Source: Funding Universe

In 2002, Bed Bath & Beyond acquired the health and beauty retailer Harmons, followed by the holiday chain Christmas Tree Shops in 2003.

Over the next 10 years, the company continued to focus on acquisitions, including purchasing Buy Buy Baby in 2007.

Bed Bath & Beyond additionally purchased both Linen Holdings and Cost Plus World Market in 2012.A shopper at World Market.

By then, Bed Bath & Beyond began to hold a prominent place in popular culture, appearing in shows like “Broad City.”

During this period, big-box stores like Bed Bath & Beyond began to show signs of struggle, as consumers turned to e-commerce and other cross-category competitors like Walmart and Target.

Source: Racked

Suddenly, stores like Linens ‘n Things were going out of business.

In May 2019, CEO Steven Temares was ousted by a group of activist investors who called for his resignation in a brutal 168-slide presentation. Several board members also stepped down at the behest of investors.

In the presentation, the investors called company leaders at fault for failing to adapt to the modern retail landscape and causing sales to tank.

Adding insult to injury, the company also announced it would shutter 44 stores across eight states in 2020 to offset its declining sales,

Source: Business Insider 

In November 2019, former Target CMO Mark Tritton took over for interim CEO Mary Winston as the company’s new leader.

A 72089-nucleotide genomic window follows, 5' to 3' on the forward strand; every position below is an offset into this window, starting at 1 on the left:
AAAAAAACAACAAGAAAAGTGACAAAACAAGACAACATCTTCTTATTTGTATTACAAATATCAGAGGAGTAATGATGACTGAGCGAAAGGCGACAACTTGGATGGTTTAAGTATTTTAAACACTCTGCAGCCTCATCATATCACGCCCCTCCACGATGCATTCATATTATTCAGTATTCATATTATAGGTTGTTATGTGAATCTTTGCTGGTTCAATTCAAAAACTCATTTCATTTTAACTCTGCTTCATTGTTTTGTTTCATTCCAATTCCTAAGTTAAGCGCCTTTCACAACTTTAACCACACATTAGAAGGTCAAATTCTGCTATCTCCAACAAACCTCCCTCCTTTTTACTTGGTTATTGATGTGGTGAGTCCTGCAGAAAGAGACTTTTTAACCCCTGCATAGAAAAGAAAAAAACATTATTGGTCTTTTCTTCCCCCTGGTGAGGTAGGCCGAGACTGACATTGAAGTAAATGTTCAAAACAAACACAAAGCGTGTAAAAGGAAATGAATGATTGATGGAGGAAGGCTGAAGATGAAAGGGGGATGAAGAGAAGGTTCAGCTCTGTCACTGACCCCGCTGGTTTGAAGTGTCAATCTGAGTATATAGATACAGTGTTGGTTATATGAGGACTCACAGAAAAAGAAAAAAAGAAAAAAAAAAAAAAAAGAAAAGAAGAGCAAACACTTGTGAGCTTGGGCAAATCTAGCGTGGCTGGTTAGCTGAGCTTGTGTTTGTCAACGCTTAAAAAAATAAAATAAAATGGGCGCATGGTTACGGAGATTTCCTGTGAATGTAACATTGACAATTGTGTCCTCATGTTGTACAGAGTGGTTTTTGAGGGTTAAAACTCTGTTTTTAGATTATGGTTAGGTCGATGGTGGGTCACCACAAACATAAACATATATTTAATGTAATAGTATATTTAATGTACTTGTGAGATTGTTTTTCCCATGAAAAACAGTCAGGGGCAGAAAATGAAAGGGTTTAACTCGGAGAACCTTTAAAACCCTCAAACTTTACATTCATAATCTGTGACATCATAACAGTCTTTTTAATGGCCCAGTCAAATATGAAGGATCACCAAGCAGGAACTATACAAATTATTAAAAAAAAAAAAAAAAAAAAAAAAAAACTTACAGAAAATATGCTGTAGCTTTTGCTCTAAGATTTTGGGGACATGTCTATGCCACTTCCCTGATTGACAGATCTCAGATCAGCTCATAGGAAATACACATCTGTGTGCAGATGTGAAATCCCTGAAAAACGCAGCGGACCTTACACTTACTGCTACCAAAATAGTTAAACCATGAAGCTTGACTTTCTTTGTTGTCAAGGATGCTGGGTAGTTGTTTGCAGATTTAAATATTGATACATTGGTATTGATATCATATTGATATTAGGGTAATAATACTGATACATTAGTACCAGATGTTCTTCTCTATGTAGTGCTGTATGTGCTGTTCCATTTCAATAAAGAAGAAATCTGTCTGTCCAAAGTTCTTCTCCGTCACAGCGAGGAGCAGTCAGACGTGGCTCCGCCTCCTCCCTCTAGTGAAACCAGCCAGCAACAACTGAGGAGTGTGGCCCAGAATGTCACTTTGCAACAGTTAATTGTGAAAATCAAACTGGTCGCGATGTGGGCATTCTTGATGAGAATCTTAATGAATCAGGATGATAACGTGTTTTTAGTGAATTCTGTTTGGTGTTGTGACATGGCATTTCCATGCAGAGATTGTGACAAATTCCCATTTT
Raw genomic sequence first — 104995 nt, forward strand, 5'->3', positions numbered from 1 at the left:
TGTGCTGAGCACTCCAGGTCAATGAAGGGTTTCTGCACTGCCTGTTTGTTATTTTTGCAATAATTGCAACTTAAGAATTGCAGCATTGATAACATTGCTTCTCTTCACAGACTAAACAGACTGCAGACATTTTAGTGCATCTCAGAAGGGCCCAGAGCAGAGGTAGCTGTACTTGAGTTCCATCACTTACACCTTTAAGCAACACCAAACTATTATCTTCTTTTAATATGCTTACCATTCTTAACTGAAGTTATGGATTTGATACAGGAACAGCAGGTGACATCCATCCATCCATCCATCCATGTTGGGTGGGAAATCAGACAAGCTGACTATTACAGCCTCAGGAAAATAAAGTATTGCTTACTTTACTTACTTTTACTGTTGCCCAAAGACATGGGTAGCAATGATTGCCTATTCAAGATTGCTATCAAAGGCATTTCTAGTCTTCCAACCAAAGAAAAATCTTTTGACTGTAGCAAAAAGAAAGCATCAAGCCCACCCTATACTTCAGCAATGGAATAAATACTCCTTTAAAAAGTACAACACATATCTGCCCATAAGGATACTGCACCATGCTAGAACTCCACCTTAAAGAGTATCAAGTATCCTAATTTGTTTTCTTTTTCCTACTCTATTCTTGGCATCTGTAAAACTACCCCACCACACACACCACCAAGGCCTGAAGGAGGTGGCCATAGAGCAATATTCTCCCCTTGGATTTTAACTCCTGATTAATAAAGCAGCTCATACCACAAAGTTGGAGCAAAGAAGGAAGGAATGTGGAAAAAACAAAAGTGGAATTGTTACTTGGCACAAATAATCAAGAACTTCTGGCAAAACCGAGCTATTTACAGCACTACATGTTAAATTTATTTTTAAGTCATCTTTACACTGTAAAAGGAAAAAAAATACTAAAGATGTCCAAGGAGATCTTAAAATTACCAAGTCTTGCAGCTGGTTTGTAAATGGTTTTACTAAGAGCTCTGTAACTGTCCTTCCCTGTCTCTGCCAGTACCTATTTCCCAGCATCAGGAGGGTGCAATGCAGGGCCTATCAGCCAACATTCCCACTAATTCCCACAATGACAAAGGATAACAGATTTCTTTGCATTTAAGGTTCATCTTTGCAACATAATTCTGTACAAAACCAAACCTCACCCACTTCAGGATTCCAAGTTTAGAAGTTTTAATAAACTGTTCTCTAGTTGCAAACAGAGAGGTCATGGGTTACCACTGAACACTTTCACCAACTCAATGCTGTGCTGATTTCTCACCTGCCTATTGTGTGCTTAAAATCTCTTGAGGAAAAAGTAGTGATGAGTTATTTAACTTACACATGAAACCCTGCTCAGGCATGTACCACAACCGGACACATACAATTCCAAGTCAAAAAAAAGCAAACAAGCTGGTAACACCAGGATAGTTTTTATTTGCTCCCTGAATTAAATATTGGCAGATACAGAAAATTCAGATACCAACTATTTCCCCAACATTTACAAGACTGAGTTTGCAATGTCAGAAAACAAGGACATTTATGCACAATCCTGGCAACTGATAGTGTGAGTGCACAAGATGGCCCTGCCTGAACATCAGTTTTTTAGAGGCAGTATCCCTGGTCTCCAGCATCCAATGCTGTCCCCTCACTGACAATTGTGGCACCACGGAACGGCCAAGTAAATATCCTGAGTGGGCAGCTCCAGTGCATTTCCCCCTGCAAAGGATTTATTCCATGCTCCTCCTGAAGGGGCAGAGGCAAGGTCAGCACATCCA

Source: Business Insider 

While some experts at the time anticipated that the appointment of Tritton — who formerly served as chief merchandising officer at Target — would bring promise, it wasn’t expected to be an easy turnaround.A messy display at a Bed Bath & Beyond store in New York City.

Source: Forbes 

Under Tritton, the company attempted to adopt a less “cluttered” and more organized shopping experience, including implementing “the biggest change in its product assortment in a generation.”

Source: Insider, WSJ

The revamp involved reducing its product selection and launching its own private-label brand.

Despite a boom in sales at the beginning of the pandemic, thanks to an increased interest in home goods, Bed Bath & Beyond’s newly limited product selection exacerbated supply-chain issues, leading to empty shelves and frustrated shoppers.

Source: Insider

Sales continued to decline, worsening with record-high inflation and decreased customer demand in recent months, according to Tritton.

“Our business has been impacted by extraordinary macroeconomic factors, such as the derailing of the global supply chain, continued disruptions from the Omicron variant, unprecedented inflation, rising interest rates, and a turbulent geopolitical landscape which have also weighed on consumer confidence,” Tritton told investors in April. 

In June 2022, the company announced it would replace Tritton as CEO, as well as swap out several top executives, marking yet another leadership shakeup for Bed Bath & Beyond.Mark Tritton

In its most recent quarter, Bed Bath & Beyond reported net losses of $358 million.

The company also recently announced it was discontinuing Wild Sage, its private-label bedding, decor, and furniture brand, CNBC reported.

Some are now are speculating Bed Bath & Beyond will become the next meme stock.Bed Bath & Beyond wanted to prevent overpacked shelves

Bed Bath & Beyond shares soared 29% this week thanks to meme-stock traders jumping on the stock, inspired in part by GameStop Chairman Ryan Cohen betting on the company, according to CNBC.

Whether the company will regain its footing remains to be seen, but there’s no doubt Bed Bath & Beyond has a long road ahead.

Read the original article on Business Insider